Nicknamed the "ministre des travailleurs" (Minister of the workers), Ambroise Croizat is permanently associated with the major laws concerning Social security in France[11], notably the creation and administrative organisation of pension funds, and the special officials' treatment.

He also launched projects concerning employee representatives committees, staff representative's statute, collective agreements, prevention and compensation for workplace accidents, and family benefits.

Government functions

  • Minister of Labour under the gouvernement Charles de Gaulle (2) (21 November 1945 – 26 January 1946)
  • Minister of Labour and Social security under thegouvernement Félix Gouin (26 January – 24 June 1946)
  • Minister of Labour and Social security under thegouvernement Georges Bidault (1) (24 June −16 December 1946)
  • Minister of Labour and Social security under thegouvernement Paul Ramadier (1) (22 January – 4 May 1947)


Multiple items have been named in Croizat's honor.



  • Ambroise Croizat Festival hall, Venissieux.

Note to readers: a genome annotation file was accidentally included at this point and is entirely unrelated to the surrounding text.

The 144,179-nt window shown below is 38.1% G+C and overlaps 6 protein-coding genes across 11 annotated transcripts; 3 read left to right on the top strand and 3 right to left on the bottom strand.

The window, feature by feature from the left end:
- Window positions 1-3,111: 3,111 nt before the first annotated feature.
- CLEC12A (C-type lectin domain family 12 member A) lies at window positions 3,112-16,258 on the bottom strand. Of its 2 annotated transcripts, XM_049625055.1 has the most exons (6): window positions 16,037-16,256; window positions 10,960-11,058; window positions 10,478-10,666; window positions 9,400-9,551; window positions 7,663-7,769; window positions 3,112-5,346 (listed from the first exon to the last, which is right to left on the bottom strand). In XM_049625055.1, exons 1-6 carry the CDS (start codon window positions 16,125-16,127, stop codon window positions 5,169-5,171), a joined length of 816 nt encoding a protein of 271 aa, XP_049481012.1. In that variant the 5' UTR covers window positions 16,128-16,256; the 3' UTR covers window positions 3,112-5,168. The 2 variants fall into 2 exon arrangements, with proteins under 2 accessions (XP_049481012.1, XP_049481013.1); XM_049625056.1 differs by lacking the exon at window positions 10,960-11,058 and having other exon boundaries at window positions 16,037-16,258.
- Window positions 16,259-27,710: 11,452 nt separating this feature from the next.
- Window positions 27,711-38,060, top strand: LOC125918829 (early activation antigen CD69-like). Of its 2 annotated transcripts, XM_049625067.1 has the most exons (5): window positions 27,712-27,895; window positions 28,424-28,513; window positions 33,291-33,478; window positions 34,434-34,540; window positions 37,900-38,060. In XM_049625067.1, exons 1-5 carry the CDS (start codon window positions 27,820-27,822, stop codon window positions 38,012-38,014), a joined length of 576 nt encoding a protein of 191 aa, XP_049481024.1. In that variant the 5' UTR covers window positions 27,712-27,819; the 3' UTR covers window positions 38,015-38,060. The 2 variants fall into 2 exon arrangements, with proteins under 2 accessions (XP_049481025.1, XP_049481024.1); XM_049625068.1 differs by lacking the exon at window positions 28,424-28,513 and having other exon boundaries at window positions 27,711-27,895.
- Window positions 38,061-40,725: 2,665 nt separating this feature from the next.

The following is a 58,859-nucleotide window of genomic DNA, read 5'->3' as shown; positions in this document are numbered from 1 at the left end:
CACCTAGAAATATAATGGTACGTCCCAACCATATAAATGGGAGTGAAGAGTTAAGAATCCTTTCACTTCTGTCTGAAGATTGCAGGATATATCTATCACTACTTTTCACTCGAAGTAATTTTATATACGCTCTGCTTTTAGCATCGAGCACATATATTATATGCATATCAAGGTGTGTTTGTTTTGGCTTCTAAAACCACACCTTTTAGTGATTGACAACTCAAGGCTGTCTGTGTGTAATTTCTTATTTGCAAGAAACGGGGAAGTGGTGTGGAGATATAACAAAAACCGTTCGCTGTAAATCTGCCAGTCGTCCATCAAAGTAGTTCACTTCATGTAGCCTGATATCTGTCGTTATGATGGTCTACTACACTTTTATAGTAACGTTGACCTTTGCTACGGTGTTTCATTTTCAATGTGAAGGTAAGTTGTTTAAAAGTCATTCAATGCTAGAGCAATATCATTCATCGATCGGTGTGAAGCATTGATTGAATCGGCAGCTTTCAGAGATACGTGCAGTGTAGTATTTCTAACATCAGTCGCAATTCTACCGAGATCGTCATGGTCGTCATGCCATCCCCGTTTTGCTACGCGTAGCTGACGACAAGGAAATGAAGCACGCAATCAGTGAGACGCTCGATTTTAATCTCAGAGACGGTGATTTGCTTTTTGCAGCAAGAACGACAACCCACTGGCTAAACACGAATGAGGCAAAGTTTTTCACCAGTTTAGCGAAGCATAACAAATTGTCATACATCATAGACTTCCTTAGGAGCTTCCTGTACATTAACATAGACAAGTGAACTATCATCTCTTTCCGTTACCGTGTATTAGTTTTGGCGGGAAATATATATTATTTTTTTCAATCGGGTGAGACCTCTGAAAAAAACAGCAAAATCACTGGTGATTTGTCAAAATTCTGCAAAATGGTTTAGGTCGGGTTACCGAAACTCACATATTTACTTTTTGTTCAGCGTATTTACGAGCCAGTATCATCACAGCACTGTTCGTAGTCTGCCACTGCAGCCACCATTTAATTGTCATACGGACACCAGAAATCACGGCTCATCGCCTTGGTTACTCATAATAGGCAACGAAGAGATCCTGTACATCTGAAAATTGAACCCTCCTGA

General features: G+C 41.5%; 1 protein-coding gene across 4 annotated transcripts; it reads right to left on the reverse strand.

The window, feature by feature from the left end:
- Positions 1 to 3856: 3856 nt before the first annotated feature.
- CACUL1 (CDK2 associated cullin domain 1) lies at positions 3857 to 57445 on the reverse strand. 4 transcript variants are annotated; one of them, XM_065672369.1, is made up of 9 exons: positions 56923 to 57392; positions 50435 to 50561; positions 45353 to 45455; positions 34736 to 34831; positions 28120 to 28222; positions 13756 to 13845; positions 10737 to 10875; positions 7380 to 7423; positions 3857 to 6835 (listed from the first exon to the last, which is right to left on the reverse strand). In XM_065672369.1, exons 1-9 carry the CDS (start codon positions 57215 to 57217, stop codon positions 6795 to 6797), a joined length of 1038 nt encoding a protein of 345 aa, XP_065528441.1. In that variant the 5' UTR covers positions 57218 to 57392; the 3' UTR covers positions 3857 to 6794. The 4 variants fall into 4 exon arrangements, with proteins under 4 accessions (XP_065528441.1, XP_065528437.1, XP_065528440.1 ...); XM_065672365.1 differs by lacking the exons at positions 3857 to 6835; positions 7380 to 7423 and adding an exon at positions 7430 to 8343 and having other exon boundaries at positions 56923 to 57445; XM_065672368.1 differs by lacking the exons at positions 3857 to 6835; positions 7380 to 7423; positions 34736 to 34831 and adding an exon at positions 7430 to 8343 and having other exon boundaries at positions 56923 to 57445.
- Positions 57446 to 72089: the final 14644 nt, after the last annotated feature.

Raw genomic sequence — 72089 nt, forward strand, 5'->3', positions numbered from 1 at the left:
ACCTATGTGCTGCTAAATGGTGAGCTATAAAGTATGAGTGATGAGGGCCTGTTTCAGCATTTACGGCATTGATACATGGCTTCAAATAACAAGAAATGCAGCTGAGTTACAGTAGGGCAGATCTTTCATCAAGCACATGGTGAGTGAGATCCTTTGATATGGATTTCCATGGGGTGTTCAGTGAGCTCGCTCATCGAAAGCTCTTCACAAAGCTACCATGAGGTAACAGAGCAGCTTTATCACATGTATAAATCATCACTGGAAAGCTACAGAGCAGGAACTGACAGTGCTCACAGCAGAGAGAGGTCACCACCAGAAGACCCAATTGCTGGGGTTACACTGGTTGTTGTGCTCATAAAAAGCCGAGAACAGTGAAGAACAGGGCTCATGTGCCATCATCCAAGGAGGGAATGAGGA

• Moûtiers' highschool in Tarentaise Valley, near a town close to where he was born.
  • Vierzon's Ambroise Croizat retirement house.
  • Angers' Ambroise Croizat university restaurant[12]
  • Chambéry's Ambroise Croizat gymnasium.
  • Imphy (Nièvre)'s Ambroise Croizat hall, part of Aperam metalwork factory.
  • Saint-Michel-de-Maurienne (Savoie)'s Ambroise Croizat nursing home.
  • Sainte-Tulle (Alpes de Haute Provence)'s Ambroise Croizat people's house.
  • Vaulx-en-Velin (Rhône)'s Ambroise Croizat primary and secondary schools.
  • Tarnos (Landes)'s Ambroise Croizat vocational school.
  • Nice (Alpes-Maritimes)'s previous Social security center.
  • Fontenay-sous-Bois' Ambroise Croizat retired people's house.
  • Gonfreville-l'Orcher's Ambroise-Croizat space, inside the Pôle Santé.
  • Grigny's Ambrosie Croizat Health center, inaugurated on 13 April 2019.


  • In 2015, the French Post Office (la Poste française) issued a postage stamp commemorating the funding of Social security, illustrated with Ambroise Croizat's and Pierre Laroque's portraits.
  • A documentary movie on the History of Social security pays tribute to Ambroise Croizat : La Sociale, produced by Gilles Perret, released on 9 November 2016.